The * Mathematical Education of Teachers * notes “teachers need to understand the fundamental principles that underlie school mathematics, so that they can teach it to diverse groups of students as a coherent, reasoned activity and communicate an appreciation of the elegance and power of the subject.” (Conference Board of the Mathematical Sciences, 2001, p.7)

The question then arises: * how do we define understanding and knowledge of mathematics? * What are the courses necessary to prepare teachers of mathematics?

Universities and colleges that certify teachers neither agree on the definition of mathematical knowledge for teachers nor do they agree on the best set of courses needed to prepare teachers of mathematics. At the early grade levels some schools don’t require any mathematics courses at all. It is no wonder we read blogs like Teachers Feel Poorly Prepared In Math by JoAnne Jacobs (a reaction to * Inequality for All * by William H. Schmidt and Curtis C. McKnight). Many teachers claim they are not well prepared to teach mathematics at grade level or outside of the topics they currently are assigned. Jacobs relates the following in her blog, “My first husband said his sister became a second-grade teacher because she couldn’t do third-grade math. This, apparently, is not a joke.”

Unfortunately, this is not an uncommon statement heard about or by elementary teachers, and in society in general it is an acceptable thing to say. Yet, would we allow a teacher to say they taught second-grade because they couldn’t read at a third-grade level? We would immediately question how the teacher had been able to acquire a college degree and be certified to teach our children. So, how do we remedy teachers feeling and being underprepared to teach mathematics in our nation’s schools?

To date, many mathematics teacher preparation programs have required students to take standard mathematics courses geared for the general population, or alongside mathematics, engineering, and science majors. These courses tend to be taught with a “watch and do” or “sage on the stage” lecture style, giving the impression that mathematics is an established body of knowledge that many students (and society at large) feel one either “gets” or does not. Teacher candidates do not see a connection between the courses they are taking in college to the mathematics they will be teaching.

Deborah Ball and Mark Thames’ summary of Mathematics Education research in “What Math Knowledge does Teaching Require?” (TCM, Nov. 2010) finds that “conventional content knowledge”, that which is needed by mathematics-related professions such as actuaries and engineers, is not a good predictor of teachers’ effectiveness in the classroom nor is it an indicator of student achievement. This is particularly true at the K-8 level. While a teacher must have conventional content knowledge of the content they are teaching, they must also possess an expertise in * understanding and evaluating how others think and learn mathematics * . Courses required of future teachers must incorporate this Mathematical Knowledge for Teaching. Teachers should be required to understand the mathematics that precedes the grade level they teach as well as the mathematics that follows.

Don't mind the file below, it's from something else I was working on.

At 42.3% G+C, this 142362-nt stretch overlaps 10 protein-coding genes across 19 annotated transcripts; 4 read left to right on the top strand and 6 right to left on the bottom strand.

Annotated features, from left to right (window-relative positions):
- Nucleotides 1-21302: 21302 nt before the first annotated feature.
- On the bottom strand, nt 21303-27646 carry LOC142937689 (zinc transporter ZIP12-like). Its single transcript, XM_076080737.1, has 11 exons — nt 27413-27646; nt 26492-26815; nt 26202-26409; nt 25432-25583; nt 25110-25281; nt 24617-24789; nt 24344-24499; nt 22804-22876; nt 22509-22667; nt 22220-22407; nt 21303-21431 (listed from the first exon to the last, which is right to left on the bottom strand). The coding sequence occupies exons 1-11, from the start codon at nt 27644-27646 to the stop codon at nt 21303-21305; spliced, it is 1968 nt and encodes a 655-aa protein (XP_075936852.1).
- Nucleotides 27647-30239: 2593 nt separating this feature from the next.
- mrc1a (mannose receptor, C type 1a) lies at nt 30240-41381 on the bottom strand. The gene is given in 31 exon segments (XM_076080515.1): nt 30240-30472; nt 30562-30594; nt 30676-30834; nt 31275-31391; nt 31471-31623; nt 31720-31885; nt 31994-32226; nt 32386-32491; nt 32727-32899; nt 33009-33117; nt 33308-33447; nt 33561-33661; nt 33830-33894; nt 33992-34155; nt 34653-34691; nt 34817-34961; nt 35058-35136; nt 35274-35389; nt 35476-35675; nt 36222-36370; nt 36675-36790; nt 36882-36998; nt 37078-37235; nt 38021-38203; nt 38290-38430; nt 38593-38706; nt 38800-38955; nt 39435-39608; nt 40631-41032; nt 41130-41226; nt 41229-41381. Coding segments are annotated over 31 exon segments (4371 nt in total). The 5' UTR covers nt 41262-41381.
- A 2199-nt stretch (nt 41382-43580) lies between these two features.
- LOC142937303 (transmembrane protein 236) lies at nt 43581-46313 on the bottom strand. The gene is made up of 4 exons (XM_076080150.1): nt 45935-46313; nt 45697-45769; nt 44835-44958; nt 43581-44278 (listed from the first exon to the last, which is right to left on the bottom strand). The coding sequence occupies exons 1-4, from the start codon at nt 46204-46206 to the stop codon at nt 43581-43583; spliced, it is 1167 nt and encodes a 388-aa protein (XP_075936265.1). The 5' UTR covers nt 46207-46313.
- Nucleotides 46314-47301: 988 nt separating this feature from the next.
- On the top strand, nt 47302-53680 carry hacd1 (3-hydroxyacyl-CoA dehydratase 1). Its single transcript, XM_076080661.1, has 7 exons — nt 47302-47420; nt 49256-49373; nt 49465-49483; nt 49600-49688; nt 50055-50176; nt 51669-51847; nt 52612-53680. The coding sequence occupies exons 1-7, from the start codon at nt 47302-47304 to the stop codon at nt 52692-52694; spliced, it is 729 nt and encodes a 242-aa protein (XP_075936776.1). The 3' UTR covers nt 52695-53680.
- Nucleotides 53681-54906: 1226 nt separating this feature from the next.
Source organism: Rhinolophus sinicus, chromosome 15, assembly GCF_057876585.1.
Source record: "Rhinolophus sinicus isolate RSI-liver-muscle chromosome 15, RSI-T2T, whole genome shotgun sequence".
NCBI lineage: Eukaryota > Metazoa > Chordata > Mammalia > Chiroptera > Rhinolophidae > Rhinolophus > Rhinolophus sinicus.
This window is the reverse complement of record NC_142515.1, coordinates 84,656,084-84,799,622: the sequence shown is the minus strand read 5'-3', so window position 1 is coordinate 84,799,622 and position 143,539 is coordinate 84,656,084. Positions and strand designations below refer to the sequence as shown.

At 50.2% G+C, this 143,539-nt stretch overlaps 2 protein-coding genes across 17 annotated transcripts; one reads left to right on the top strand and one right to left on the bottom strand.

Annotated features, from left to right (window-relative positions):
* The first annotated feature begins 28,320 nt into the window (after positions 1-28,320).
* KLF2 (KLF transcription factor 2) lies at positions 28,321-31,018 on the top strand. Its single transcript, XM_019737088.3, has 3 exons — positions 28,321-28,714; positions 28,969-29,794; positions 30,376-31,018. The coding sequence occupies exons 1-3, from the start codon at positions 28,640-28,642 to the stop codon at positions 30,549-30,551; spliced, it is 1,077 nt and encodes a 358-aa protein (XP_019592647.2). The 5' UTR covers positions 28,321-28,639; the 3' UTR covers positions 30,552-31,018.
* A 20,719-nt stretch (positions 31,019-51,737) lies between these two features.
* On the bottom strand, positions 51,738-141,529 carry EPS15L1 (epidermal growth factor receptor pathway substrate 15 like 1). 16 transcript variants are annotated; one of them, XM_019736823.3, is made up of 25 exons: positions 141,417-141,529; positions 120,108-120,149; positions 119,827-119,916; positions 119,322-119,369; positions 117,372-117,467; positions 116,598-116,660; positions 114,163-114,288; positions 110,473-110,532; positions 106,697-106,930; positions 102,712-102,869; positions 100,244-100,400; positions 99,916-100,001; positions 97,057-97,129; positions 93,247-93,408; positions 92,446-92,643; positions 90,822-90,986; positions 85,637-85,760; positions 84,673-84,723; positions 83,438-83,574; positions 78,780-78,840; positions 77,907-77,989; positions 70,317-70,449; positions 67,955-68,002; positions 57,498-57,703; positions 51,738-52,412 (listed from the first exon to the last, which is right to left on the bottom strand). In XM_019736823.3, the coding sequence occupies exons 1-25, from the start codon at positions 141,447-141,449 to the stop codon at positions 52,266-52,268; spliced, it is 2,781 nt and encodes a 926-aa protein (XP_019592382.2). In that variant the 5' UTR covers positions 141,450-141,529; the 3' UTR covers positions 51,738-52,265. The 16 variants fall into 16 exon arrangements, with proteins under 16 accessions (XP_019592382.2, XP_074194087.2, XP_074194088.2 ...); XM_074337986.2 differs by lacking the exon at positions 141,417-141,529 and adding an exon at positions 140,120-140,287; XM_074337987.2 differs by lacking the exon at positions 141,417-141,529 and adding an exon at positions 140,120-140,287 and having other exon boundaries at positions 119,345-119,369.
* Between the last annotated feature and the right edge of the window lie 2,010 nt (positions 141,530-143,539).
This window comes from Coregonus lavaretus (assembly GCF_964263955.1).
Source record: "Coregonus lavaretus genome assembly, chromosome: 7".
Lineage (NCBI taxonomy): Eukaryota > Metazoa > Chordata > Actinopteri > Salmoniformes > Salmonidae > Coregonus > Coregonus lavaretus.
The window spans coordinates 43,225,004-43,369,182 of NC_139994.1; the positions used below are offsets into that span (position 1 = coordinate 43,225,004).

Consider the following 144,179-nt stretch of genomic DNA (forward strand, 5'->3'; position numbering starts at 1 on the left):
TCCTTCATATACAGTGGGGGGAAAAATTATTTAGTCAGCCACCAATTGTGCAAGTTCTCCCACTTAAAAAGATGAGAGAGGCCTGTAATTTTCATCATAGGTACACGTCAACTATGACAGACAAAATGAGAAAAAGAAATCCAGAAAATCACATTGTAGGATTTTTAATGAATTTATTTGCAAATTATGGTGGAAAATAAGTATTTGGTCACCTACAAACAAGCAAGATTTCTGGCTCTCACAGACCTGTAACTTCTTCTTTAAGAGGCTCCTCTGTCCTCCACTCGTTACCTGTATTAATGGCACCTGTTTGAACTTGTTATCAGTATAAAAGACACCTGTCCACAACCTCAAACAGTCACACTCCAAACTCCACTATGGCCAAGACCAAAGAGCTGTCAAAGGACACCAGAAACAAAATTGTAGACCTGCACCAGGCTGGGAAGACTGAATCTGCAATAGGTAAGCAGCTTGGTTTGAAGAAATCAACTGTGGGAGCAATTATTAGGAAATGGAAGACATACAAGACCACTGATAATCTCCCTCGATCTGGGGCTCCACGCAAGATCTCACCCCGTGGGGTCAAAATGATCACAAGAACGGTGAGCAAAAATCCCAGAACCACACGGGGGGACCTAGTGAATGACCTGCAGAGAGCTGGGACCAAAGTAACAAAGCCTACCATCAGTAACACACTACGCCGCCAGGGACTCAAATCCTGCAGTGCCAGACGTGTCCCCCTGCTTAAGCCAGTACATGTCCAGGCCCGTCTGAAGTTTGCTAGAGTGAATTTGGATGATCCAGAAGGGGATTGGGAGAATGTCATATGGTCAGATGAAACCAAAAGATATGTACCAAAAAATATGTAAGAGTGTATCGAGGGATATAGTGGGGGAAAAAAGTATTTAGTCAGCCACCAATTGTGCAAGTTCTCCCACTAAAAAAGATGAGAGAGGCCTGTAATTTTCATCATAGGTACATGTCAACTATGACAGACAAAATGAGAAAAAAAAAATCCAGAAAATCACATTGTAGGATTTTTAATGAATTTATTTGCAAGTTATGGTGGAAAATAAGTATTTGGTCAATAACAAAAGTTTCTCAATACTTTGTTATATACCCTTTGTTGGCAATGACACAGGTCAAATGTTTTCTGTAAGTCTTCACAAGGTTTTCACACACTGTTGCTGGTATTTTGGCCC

Institutes of higher education need to create standards and work together to set national guidelines. Mathematics departments need to work closely with colleges of teacher education to develop integrated coursework in order to prepare prospective teacher candidates. The Mathematical Education of Teachers II (CBMS, 2012) outlines such coursework and collaborations in detail. (See www.cbmsweb.org ) All programs preparing future teachers should follow these proposed guidelines.

In addition, teachers need to understand that it is impossible to learn everything needed to teach while they are in college. Teaching is a profession that requires life-long learning. Experiences in the classroom, self-directed study and reflection, professional development opportunities, learning communities, continuing education classes, etc. should all be a part of a teacher’s ongoing preparation throughout their career. Institutes of higher education should play a role in developing and teaching continuing education workshops and courses with a focus on teachers at various points in their careers, and school districts need to make professional learning communities a priority within their schools.

Mathematics Education research shows that in order to make mathematics curricula like those outlined in the Common Core State Standards (CCSS) and the NCTM Principles and Standards for School Mathematics, we need skilled teachers with a high level of expertise. This expertise can only be developed through strong pre-professional programs which incorporate standards set by the larger mathematics and mathematics education community and continuing education of teachers throughout their career. It is my hope that by implementing these and other standards, reports of under-preparedness in our nation’s mathematics teachers will become a distant memory and it will no longer be acceptable to society that our children’s teacher only understands second grade mathematics.

* Melissa Hanzsek-Brill is a Mathematics Education faculty member of the Educational Studies/STEM Education program at Wheelock College and an Assistant Professor of Mathematics at St. Cloud State University. She earned her PhD in Mathematics Education from the University of Georgia specializing in elementary school mathematics. *